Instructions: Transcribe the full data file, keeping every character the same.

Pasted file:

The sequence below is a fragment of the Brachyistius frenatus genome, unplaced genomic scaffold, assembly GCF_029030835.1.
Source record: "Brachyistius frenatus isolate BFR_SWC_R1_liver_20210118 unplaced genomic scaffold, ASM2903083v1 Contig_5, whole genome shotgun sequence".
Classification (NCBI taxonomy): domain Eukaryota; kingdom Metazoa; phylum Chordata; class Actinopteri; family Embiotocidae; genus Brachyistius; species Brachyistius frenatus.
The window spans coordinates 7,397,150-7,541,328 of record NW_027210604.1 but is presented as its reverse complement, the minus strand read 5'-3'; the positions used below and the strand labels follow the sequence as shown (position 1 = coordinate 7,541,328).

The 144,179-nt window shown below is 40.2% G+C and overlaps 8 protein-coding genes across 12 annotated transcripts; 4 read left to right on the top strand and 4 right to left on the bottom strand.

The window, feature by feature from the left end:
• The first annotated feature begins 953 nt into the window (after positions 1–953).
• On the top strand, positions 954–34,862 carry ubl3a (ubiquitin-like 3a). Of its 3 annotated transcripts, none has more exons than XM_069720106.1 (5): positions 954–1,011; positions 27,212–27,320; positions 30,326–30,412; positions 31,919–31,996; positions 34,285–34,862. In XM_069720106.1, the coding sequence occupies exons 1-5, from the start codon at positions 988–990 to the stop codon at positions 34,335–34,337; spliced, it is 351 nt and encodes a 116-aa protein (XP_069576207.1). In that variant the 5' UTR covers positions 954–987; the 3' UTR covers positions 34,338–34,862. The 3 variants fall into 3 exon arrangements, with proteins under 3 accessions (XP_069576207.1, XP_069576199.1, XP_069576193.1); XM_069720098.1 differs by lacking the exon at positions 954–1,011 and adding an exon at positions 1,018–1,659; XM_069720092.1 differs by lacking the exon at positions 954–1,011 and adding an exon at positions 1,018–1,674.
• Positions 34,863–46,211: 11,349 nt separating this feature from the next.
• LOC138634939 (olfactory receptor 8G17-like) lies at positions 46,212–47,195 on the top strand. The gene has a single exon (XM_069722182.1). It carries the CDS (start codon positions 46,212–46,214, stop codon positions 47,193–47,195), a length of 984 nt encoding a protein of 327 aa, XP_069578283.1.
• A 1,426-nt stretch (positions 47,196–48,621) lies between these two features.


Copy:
The sequence below is a fragment of the Brachyistius frenatus genome, unplaced genomic scaffold, assembly GCF_029030835.1.
Source record: "Brachyistius frenatus isolate BFR_SWC_R1_liver_20210118 unplaced genomic scaffold, ASM2903083v1 Contig_5, whole genome shotgun sequence".
Classification (NCBI taxonomy): domain Eukaryota; kingdom Metazoa; phylum Chordata; class Actinopteri; family Embiotocidae; genus Brachyistius; species Brachyistius frenatus.
The window spans coordinates 7,397,150-7,541,328 of record NW_027210604.1 but is presented as its reverse complement, the minus strand read 5'-3'; the positions used below and the strand labels follow the sequence as shown (position 1 = coordinate 7,541,328).

The 144,179-nt window shown below is 40.2% G+C and overlaps 8 protein-coding genes across 12 annotated transcripts; 4 read left to right on the top strand and 4 right to left on the bottom strand.

The window, feature by feature from the left end:
• The first annotated feature begins 953 nt into the window (after positions 1–953).
• On the top strand, positions 954–34,862 carry ubl3a (ubiquitin-like 3a). Of its 3 annotated transcripts, none has more exons than XM_069720106.1 (5): positions 954–1,011; positions 27,212–27,320; positions 30,326–30,412; positions 31,919–31,996; positions 34,285–34,862. In XM_069720106.1, the coding sequence occupies exons 1-5, from the start codon at positions 988–990 to the stop codon at positions 34,335–34,337; spliced, it is 351 nt and encodes a 116-aa protein (XP_069576207.1). In that variant the 5' UTR covers positions 954–987; the 3' UTR covers positions 34,338–34,862. The 3 variants fall into 3 exon arrangements, with proteins under 3 accessions (XP_069576207.1, XP_069576199.1, XP_069576193.1); XM_069720098.1 differs by lacking the exon at positions 954–1,011 and adding an exon at positions 1,018–1,659; XM_069720092.1 differs by lacking the exon at positions 954–1,011 and adding an exon at positions 1,018–1,674.
• Positions 34,863–46,211: 11,349 nt separating this feature from the next.
• LOC138634939 (olfactory receptor 8G17-like) lies at positions 46,212–47,195 on the top strand. The gene has a single exon (XM_069722182.1). It carries the CDS (start codon positions 46,212–46,214, stop codon positions 47,193–47,195), a length of 984 nt encoding a protein of 327 aa, XP_069578283.1.
• A 1,426-nt stretch (positions 47,196–48,621) lies between these two features.